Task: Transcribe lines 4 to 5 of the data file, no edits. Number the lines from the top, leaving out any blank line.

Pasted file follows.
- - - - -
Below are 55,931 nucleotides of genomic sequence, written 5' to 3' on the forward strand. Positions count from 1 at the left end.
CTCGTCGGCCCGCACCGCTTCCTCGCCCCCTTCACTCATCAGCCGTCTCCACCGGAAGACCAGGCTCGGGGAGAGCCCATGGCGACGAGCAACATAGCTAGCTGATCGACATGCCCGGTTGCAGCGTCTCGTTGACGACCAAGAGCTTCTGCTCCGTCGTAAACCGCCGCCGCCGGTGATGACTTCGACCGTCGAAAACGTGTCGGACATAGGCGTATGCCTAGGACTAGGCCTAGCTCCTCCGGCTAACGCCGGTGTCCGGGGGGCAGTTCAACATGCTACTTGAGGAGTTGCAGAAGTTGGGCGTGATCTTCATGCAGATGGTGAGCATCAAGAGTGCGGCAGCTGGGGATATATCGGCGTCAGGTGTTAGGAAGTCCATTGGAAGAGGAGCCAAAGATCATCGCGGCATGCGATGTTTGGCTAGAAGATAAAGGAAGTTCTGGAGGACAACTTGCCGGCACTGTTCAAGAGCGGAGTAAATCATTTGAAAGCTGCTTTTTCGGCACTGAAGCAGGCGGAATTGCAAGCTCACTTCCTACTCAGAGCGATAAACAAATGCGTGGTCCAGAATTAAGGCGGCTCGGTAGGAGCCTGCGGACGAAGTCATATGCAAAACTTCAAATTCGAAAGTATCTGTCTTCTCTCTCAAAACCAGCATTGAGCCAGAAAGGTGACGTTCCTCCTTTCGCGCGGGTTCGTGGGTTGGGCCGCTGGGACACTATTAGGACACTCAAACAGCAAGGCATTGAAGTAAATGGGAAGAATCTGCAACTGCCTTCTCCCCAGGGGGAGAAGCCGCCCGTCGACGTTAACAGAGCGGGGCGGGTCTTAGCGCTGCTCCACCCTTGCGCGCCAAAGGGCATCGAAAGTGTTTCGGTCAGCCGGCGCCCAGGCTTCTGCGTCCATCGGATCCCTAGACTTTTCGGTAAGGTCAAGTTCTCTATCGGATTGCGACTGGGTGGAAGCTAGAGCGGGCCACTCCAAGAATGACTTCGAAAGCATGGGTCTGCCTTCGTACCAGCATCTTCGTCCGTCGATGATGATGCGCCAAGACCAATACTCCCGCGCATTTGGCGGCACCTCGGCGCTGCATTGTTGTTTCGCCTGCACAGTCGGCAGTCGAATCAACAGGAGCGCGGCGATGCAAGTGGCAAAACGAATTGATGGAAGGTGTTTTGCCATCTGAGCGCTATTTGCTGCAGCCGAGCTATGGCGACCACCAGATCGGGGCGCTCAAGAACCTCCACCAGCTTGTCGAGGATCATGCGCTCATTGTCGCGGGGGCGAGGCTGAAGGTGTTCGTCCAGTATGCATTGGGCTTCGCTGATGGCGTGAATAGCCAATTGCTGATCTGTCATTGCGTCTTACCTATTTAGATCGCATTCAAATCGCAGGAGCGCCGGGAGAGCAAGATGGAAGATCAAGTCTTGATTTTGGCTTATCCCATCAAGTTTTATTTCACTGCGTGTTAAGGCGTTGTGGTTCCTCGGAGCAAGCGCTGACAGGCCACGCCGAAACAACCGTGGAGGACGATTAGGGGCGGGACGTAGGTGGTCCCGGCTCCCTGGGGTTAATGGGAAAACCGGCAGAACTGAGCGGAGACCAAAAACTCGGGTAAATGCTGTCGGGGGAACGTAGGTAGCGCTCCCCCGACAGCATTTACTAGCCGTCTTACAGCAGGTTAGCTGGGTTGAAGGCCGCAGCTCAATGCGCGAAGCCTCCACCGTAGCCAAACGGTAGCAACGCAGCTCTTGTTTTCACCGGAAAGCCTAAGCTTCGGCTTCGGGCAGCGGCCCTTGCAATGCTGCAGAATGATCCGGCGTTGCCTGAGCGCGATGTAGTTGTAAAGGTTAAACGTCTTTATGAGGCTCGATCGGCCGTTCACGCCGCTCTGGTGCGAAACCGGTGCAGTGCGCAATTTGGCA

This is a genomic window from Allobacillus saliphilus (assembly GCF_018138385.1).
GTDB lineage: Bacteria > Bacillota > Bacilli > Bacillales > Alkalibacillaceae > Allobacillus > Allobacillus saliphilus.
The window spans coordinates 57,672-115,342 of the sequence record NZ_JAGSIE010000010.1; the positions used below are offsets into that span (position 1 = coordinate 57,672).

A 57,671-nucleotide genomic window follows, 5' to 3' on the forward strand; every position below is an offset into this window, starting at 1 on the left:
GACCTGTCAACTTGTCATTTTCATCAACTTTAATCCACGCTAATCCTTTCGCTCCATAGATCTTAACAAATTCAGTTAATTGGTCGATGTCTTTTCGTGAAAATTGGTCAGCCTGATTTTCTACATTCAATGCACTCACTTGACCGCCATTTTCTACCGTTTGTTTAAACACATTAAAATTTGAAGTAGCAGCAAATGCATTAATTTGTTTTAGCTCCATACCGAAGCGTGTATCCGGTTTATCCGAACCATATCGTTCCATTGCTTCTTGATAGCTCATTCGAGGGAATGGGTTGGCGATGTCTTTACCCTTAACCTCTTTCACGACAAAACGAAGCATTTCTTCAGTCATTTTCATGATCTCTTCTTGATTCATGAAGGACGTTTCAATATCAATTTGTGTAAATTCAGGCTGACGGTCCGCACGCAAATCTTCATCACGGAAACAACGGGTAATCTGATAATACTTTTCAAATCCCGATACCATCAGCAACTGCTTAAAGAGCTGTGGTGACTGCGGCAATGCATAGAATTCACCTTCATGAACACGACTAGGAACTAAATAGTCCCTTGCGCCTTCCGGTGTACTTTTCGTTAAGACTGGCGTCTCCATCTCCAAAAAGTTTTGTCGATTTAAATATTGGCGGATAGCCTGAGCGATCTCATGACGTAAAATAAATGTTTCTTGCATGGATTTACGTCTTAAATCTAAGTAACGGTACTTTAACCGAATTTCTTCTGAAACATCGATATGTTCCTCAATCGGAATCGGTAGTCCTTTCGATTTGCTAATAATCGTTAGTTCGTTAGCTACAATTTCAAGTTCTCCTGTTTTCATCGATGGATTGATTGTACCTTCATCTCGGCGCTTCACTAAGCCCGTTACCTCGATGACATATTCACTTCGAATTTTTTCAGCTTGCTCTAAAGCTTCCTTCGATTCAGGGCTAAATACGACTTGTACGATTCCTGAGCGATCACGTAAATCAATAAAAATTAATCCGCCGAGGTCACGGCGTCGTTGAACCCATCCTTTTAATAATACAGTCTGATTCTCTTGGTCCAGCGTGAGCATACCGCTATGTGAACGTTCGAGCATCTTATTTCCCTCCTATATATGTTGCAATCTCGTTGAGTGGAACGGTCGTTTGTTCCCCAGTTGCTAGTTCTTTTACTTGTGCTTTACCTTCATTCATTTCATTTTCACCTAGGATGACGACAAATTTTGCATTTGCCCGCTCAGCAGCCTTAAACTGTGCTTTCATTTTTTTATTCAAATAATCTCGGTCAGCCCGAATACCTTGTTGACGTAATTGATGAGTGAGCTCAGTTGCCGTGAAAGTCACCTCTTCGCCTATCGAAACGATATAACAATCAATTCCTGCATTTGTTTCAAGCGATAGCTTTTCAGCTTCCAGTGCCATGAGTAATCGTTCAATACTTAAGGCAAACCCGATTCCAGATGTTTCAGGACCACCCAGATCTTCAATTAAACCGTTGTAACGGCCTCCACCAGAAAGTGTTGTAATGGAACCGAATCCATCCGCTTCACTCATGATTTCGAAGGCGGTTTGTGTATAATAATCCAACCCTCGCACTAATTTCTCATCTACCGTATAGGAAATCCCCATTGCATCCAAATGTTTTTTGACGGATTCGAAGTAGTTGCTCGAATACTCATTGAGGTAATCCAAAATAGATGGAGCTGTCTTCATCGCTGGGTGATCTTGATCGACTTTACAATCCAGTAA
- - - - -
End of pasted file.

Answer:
GTDB lineage: Bacteria > Bacillota > Bacilli > Bacillales > Alkalibacillaceae > Allobacillus > Allobacillus saliphilus.
The window spans coordinates 57,672-115,342 of the sequence record NZ_JAGSIE010000010.1; the positions used below are offsets into that span (position 1 = coordinate 57,672).